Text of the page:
As part of the research for that book I went to Jerusalem. I caught a bus out to a housing estate in Talpiot. In 1980 bulldozers, clearing the site for the foundations, broke into a first century Jewish tomb. There was nothing unusual about that: first century tombs are a dime a dozen in Jerusalem. But this one was rather different. On several of the bone boxes inside there were inscriptions, identifying whose bones each box contained. One inscription read: 'Jesus, son of Joseph'. Some of the other inscriptions were the names of other known members of the family of Jesus of Nazareth. Some statisticians, working from the known frequencies of Jewish names at that period, have concluded that there is an overwhelming probability that this is the tomb of Jesus Christ.

Others, with whom I happen to agree, say that the odds are the other way. Research continues. James Tabor and Simcha Jacobovici's 2012 book The Jesus Discovery recounts the findings in the adjacent tomb. They're interesting. Perhaps they increase the odds of the Talpiot tomb being the tomb of Christianity itself. Most remain contemptuously unconvinced. But it is possible that tomorrow's newspaper will contain conclusive evidence that Christianity is untrue. If, for instance, the patina on the famous 'James' ossuary matches that from the Talpiot tomb (and some say that it does), the odds will be clear: Christianity will be a lie. It will then be the duty of intellectually honest Christians to renounce their faith. I'm sure that God would smile far more broadly on the renouncers than on those to stick to the lie.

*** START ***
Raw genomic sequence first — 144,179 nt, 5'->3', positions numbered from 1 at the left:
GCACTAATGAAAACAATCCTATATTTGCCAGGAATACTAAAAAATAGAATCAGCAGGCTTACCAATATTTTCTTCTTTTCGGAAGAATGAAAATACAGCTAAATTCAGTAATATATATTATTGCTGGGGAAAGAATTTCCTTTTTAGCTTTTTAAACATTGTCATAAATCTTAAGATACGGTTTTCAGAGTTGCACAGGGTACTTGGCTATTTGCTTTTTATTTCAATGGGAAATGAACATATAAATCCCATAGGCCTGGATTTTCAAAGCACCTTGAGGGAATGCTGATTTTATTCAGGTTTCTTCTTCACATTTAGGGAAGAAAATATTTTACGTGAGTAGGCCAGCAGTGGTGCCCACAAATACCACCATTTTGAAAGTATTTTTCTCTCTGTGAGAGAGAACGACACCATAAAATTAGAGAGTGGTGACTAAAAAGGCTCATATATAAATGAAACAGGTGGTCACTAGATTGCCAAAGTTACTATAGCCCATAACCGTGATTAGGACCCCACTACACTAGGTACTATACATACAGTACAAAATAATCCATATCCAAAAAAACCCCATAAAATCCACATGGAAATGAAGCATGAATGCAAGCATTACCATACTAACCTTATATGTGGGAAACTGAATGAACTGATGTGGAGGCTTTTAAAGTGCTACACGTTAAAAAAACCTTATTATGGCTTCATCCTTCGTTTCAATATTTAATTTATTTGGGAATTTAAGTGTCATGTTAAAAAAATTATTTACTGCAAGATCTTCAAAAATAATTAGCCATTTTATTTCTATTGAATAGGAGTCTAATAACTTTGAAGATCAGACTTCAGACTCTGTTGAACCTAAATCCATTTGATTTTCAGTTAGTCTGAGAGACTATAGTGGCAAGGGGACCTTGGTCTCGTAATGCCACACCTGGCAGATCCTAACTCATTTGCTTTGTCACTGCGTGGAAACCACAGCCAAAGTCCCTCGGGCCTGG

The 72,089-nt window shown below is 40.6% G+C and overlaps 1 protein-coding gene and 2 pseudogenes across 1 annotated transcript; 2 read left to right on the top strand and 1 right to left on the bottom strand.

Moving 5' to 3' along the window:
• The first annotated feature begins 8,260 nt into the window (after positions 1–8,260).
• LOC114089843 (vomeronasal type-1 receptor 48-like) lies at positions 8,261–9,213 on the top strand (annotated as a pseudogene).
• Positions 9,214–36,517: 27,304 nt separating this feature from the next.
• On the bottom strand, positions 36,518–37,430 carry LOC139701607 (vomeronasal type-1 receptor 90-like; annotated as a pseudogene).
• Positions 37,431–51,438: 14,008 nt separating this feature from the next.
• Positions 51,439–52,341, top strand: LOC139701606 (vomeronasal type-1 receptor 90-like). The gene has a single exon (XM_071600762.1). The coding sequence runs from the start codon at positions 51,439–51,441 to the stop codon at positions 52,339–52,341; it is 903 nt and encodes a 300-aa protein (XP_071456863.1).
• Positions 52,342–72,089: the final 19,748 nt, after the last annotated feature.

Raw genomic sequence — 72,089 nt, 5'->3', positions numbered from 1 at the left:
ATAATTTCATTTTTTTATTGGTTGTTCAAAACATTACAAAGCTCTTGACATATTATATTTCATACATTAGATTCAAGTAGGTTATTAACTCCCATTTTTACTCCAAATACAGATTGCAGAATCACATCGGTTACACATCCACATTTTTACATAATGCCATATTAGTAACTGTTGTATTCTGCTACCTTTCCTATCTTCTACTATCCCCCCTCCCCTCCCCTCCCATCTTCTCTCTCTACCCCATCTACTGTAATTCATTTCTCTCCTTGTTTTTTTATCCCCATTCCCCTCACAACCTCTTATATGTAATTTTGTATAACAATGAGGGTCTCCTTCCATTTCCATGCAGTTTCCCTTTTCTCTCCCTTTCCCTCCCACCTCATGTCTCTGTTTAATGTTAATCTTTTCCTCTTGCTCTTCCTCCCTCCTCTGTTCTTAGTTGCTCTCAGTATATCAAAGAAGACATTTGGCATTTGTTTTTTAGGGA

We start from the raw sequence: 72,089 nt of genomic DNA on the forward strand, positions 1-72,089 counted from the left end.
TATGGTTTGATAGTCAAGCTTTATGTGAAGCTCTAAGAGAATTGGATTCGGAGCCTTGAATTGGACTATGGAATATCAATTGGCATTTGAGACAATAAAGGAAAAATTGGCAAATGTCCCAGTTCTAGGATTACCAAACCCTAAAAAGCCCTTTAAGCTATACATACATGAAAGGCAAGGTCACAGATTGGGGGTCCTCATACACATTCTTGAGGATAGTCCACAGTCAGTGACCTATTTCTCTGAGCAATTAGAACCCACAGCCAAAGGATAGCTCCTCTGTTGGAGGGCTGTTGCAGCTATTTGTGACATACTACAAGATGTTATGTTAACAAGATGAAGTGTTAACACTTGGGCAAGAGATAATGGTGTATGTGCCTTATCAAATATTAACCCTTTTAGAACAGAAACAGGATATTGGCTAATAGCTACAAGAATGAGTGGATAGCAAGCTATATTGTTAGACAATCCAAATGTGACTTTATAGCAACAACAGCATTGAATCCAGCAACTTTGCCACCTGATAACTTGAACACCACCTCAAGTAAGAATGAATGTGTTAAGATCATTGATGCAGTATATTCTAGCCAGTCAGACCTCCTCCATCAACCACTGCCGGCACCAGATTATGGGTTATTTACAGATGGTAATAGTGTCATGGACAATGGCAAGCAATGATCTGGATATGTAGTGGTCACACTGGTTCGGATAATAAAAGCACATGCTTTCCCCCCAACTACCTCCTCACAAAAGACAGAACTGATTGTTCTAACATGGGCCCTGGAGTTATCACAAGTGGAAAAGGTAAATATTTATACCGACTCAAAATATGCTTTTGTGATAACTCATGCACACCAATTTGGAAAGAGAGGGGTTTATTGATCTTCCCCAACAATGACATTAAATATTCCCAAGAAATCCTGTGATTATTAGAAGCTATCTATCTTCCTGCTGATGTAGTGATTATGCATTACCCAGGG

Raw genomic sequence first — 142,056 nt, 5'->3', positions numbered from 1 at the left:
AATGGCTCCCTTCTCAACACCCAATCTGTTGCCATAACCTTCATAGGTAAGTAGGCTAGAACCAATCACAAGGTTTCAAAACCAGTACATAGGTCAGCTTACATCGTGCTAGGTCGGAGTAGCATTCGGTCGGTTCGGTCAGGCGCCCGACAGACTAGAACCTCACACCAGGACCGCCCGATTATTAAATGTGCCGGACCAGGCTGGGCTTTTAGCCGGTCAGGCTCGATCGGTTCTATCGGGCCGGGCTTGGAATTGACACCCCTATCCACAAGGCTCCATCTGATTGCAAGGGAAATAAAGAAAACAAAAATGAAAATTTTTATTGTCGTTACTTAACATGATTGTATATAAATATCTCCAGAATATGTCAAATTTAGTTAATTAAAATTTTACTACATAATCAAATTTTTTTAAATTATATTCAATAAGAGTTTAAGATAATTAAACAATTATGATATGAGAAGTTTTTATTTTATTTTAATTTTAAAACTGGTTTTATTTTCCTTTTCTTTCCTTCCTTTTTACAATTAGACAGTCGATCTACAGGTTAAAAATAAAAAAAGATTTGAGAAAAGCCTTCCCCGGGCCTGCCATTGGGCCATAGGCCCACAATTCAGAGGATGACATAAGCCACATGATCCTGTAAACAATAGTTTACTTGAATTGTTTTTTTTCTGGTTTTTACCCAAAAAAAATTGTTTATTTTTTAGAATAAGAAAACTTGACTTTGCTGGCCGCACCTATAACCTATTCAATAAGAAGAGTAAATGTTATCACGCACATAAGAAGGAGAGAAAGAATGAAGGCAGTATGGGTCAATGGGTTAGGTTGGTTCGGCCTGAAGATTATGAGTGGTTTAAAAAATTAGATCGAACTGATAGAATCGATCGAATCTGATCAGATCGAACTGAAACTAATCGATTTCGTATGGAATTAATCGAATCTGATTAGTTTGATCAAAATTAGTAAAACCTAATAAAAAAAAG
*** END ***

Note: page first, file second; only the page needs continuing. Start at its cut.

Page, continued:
I find the hovering spectre of Talpiot exhilarating. And there are many lesser Talpiots.